Can a business be too important to the economy to exist? Bernie Sanders thinks so. According to The Hill, Senator Sanders, from the State of Vermont (a state that could be described as too small to exist) is planning on re-introducing a bill that would require the Treasury Department to break up any financial institutions, including banks and insurance companies whose failure would have a catastrophic effect on the economy or would require a bailout to save. Launched in response to his outrage over high bonuses paid to executives in recently rescued companies, Sanders titled his bill the “Too Big To Exist Act.”
“Sanders states that three out of the four largest banks in America (JP Morgan Chase, Bank of America and Wells Fargo) are now larger then before they received taxpayer bailout funds. The four largest banks in America have assets equal to more than 50 percent of the entire annual U.S. gross domestic product and now issue two-thirds of all credit cards, half of the mortgages, and control nearly 40 percent of all bank deposits.
Five American banks (JP Morgan Chase, Bank of America, Citigroup, Goldman Sachs and Morgan Stanley) own 95 percent of the $290 trillion in risky derivatives held at commercial banks, according to the senator.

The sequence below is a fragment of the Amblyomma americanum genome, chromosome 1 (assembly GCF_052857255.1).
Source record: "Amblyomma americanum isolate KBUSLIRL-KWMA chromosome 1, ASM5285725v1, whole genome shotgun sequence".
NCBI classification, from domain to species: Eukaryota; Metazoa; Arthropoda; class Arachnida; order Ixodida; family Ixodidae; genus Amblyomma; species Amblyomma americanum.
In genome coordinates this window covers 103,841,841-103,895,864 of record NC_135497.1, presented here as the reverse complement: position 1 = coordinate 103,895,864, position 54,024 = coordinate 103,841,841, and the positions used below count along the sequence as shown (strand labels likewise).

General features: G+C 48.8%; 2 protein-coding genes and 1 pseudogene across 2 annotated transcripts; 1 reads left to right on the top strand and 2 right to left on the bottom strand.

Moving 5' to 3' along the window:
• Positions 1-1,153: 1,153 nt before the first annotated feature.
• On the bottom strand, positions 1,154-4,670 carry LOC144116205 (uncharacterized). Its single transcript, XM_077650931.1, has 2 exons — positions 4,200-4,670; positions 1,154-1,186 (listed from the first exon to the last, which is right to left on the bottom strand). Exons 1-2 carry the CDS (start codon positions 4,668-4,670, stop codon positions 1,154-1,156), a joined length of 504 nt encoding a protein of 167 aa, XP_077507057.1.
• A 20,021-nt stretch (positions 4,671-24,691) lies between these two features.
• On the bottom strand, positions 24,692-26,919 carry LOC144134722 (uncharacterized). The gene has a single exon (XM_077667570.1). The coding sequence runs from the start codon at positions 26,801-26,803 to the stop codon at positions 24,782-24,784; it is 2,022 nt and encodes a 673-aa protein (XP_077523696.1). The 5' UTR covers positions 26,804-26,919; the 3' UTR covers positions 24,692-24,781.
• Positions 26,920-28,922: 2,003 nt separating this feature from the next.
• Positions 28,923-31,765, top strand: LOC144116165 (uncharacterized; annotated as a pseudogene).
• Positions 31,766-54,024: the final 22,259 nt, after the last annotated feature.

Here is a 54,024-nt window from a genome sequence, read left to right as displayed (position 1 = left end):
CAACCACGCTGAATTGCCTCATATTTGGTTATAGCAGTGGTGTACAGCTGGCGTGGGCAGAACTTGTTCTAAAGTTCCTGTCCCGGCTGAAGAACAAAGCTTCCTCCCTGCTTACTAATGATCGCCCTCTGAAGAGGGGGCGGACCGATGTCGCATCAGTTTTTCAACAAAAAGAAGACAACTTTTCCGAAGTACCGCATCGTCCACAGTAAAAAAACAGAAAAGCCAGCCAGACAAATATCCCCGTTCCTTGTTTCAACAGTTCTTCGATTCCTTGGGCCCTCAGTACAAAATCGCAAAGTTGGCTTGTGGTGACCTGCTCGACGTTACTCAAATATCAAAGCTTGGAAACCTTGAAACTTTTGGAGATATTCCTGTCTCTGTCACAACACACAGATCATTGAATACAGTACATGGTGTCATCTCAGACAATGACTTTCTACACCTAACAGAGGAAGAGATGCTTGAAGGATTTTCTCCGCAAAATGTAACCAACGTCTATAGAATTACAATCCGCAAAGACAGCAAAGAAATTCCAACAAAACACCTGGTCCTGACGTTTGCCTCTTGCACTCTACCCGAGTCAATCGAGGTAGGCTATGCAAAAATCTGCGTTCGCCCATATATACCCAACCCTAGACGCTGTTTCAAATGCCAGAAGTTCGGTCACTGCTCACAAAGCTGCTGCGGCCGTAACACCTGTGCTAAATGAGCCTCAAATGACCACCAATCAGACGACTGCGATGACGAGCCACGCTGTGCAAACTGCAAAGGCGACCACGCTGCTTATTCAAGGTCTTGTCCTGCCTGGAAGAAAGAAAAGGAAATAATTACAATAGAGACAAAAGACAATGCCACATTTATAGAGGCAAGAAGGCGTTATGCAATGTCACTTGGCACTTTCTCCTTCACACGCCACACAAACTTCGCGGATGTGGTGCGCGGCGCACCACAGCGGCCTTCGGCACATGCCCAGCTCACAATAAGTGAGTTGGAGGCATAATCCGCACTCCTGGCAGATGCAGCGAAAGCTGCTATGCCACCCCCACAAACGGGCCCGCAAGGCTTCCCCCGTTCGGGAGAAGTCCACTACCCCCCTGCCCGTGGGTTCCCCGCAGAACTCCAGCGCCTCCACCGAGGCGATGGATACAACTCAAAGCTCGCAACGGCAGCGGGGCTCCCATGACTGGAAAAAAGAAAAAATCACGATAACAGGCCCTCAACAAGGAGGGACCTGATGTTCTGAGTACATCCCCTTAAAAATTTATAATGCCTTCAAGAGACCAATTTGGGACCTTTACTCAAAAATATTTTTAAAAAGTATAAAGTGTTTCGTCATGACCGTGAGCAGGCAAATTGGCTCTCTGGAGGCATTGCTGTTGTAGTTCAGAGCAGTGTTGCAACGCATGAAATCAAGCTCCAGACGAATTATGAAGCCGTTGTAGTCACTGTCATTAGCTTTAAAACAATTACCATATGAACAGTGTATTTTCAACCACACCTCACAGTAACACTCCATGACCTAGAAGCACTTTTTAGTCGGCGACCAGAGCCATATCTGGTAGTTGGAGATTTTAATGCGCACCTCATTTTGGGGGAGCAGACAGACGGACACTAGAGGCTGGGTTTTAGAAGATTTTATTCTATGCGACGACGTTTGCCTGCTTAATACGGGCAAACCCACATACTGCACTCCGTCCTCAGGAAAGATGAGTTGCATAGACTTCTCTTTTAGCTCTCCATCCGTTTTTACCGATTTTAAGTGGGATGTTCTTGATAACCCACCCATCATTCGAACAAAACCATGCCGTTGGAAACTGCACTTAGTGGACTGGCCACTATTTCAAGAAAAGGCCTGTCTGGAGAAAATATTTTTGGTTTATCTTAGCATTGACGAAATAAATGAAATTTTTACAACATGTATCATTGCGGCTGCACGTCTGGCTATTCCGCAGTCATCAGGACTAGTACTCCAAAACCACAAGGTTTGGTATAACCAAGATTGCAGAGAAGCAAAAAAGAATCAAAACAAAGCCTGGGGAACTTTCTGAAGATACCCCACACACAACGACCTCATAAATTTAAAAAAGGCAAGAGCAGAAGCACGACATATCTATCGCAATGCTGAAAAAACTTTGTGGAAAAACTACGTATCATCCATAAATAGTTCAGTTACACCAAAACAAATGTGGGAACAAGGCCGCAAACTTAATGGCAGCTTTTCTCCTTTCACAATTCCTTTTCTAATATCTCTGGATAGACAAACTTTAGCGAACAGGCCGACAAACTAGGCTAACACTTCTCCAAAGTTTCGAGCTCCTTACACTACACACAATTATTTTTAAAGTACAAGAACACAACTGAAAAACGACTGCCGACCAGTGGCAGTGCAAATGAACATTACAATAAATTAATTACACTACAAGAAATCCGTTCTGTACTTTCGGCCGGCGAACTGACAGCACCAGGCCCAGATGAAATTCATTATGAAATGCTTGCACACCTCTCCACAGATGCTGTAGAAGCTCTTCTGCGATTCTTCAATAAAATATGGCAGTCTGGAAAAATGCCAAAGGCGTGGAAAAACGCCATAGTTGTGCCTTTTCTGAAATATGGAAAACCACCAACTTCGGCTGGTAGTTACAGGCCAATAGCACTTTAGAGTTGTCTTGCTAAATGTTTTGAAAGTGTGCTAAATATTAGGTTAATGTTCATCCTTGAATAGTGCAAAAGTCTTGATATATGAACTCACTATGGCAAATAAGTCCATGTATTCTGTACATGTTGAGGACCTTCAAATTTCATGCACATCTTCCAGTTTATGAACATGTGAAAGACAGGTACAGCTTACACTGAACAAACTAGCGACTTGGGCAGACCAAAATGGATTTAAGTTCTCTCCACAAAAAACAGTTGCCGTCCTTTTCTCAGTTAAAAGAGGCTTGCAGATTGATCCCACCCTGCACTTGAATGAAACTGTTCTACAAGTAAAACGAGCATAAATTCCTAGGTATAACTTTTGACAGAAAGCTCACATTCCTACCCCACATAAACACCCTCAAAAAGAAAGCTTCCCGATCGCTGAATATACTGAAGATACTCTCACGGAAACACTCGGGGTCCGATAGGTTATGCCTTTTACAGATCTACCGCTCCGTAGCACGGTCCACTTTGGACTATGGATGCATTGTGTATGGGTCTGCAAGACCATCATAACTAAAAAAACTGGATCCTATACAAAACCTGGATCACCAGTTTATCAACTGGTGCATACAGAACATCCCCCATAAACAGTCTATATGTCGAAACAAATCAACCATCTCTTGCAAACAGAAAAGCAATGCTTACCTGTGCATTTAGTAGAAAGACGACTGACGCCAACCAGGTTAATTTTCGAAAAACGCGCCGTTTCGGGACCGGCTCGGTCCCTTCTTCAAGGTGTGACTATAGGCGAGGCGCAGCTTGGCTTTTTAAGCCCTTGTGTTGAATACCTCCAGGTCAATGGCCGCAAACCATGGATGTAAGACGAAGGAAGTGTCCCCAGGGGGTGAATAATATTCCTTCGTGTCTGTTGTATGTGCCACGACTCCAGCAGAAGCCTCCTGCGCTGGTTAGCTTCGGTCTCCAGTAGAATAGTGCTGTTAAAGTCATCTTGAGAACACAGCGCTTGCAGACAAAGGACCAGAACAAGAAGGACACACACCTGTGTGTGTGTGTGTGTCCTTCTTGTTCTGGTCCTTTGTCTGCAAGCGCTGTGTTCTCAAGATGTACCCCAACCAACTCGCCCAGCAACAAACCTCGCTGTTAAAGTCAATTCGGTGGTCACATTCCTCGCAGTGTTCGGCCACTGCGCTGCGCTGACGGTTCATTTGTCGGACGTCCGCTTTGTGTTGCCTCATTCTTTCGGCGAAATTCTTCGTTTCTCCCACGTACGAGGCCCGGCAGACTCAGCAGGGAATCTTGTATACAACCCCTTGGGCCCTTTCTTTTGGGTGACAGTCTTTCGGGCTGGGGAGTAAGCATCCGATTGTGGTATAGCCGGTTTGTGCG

His bill, the Too Big To Exist Act, would require the Treasury Department within one year to break up commercial banks, investment banks, hedge funds and insurance companies that have grown so large that a failure would have a catastrophic effect on the financial system or the U.S. economy without the government supplying another bailout.”
“Properly” applied, Sanders’ new law could have… interesting effects on the economy. Given the important role that banks and insurance companies have on the economy both locally and nationally, perhaps it is best that Sanders’ law outlaw ALL financial firms. No more savings accounts or insurance policies, how does a bartering economy sound to everyone?
Interestingly, Sanders’ law could harm his own home state. Vermont Mutual and National Life Insurance Company of Vermont are two large Vermont insurance companies that appear to fit his criteria, companies whose dominant role in the market could lead to market destabilization. Still sound like a good idea Bernie?
Sanders’ bill is yet another attempt by the federal government to control risk and tame the free market system. Instead of trying to eliminate bailouts, the government should decouple itself from becoming entangled in private business. Preventing fraud and corruption is a proper role for government, but deciding winners and losers in the market while arbitrarily breaking up companies is decidedly not a role for government regulators.